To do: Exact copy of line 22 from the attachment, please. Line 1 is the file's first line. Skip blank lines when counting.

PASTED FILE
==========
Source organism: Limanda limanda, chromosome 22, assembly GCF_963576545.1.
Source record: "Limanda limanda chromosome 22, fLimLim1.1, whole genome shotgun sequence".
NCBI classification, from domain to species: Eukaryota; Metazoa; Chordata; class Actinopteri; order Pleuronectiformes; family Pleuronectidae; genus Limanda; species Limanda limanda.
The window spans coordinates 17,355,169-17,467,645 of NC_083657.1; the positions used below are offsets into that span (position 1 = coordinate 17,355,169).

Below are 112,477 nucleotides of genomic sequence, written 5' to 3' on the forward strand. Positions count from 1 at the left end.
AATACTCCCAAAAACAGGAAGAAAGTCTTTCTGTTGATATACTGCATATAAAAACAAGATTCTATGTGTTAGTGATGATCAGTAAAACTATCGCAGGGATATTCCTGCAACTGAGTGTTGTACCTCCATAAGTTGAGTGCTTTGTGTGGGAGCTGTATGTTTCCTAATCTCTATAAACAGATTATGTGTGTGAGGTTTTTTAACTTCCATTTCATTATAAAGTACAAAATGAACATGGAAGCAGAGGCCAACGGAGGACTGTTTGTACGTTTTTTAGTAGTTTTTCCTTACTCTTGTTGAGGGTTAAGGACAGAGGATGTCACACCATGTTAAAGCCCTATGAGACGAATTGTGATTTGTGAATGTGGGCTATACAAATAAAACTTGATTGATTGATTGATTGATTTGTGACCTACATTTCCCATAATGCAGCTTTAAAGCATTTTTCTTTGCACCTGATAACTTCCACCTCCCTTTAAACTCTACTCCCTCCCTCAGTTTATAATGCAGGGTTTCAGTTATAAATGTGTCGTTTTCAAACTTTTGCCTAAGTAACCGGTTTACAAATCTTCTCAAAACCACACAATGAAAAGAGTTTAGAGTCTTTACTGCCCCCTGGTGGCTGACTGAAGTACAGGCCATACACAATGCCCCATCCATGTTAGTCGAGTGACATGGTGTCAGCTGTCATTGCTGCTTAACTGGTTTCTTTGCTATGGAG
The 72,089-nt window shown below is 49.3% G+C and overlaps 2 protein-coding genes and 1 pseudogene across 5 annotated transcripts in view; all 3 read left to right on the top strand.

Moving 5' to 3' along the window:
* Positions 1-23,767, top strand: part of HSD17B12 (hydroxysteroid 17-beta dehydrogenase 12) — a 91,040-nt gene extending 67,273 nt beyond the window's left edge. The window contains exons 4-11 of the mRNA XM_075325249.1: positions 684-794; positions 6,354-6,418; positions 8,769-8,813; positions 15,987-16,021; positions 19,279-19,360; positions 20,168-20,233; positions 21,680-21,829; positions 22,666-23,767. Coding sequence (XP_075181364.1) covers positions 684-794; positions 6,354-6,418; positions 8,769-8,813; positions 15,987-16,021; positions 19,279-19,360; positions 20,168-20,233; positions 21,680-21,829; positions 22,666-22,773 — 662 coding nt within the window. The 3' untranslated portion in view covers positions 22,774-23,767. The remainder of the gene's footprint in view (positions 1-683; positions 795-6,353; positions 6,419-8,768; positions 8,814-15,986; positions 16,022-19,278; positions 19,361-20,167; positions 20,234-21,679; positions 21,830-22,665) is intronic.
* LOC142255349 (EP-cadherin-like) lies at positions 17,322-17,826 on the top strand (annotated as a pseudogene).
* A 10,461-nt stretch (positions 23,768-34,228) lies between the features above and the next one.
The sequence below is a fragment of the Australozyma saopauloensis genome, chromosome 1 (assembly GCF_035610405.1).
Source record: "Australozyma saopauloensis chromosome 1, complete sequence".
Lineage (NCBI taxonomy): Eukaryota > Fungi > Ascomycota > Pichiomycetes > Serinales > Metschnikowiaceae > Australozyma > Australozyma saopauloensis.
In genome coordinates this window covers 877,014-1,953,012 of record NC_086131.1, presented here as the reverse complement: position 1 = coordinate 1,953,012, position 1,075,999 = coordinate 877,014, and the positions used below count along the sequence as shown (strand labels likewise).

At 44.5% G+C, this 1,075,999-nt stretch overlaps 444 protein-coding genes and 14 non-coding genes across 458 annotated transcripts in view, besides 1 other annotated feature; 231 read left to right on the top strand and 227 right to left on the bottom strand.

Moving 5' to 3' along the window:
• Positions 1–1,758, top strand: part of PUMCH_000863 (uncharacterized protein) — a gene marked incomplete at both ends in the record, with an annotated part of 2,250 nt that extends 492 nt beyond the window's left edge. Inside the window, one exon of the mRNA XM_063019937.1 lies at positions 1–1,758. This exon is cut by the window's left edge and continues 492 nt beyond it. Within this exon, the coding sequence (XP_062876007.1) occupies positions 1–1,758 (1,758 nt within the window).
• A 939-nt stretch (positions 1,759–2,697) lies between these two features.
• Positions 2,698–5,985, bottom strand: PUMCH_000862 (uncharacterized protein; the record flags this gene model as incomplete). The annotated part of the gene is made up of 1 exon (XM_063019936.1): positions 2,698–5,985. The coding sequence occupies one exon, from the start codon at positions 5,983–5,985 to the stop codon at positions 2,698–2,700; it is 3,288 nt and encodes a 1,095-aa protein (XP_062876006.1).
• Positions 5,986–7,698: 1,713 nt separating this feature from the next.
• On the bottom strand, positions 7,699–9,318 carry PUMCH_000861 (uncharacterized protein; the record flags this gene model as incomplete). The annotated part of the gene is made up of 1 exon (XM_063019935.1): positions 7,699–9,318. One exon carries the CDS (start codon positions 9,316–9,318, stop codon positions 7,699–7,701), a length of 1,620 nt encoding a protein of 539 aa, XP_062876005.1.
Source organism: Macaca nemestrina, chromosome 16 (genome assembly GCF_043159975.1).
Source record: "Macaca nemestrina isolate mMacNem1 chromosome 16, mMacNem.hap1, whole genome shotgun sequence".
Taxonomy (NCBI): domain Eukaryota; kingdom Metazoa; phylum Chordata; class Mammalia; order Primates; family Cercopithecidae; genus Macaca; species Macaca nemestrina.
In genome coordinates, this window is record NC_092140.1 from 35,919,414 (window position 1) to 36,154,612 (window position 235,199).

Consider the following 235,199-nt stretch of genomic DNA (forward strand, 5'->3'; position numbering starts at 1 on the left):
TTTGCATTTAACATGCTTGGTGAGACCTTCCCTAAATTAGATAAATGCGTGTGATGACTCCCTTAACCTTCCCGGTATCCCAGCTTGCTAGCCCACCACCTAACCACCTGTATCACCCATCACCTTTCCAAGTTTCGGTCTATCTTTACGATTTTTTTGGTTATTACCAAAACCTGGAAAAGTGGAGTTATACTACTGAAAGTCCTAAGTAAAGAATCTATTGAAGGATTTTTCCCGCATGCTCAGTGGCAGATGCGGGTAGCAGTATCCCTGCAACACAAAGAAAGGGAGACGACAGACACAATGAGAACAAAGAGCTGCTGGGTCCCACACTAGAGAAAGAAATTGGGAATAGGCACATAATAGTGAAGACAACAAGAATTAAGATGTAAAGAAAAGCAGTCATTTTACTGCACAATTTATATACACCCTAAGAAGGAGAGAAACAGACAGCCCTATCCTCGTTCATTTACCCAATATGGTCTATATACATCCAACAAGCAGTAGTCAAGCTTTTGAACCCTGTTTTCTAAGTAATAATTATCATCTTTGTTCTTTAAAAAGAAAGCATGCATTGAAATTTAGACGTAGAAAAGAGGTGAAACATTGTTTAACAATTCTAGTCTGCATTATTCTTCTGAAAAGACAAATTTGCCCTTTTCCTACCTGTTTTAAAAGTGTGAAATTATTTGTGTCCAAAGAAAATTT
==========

• On the bottom strand, positions 7,699–9,318 carry PUMCH_000861 (uncharacterized protein; the record flags this gene model as incomplete). The annotated part of the gene is made up of 1 exon (XM_063019935.1): positions 7,699–9,318. One exon carries the CDS (start codon positions 9,316–9,318, stop codon positions 7,699–7,701), a length of 1,620 nt encoding a protein of 539 aa, XP_062876005.1.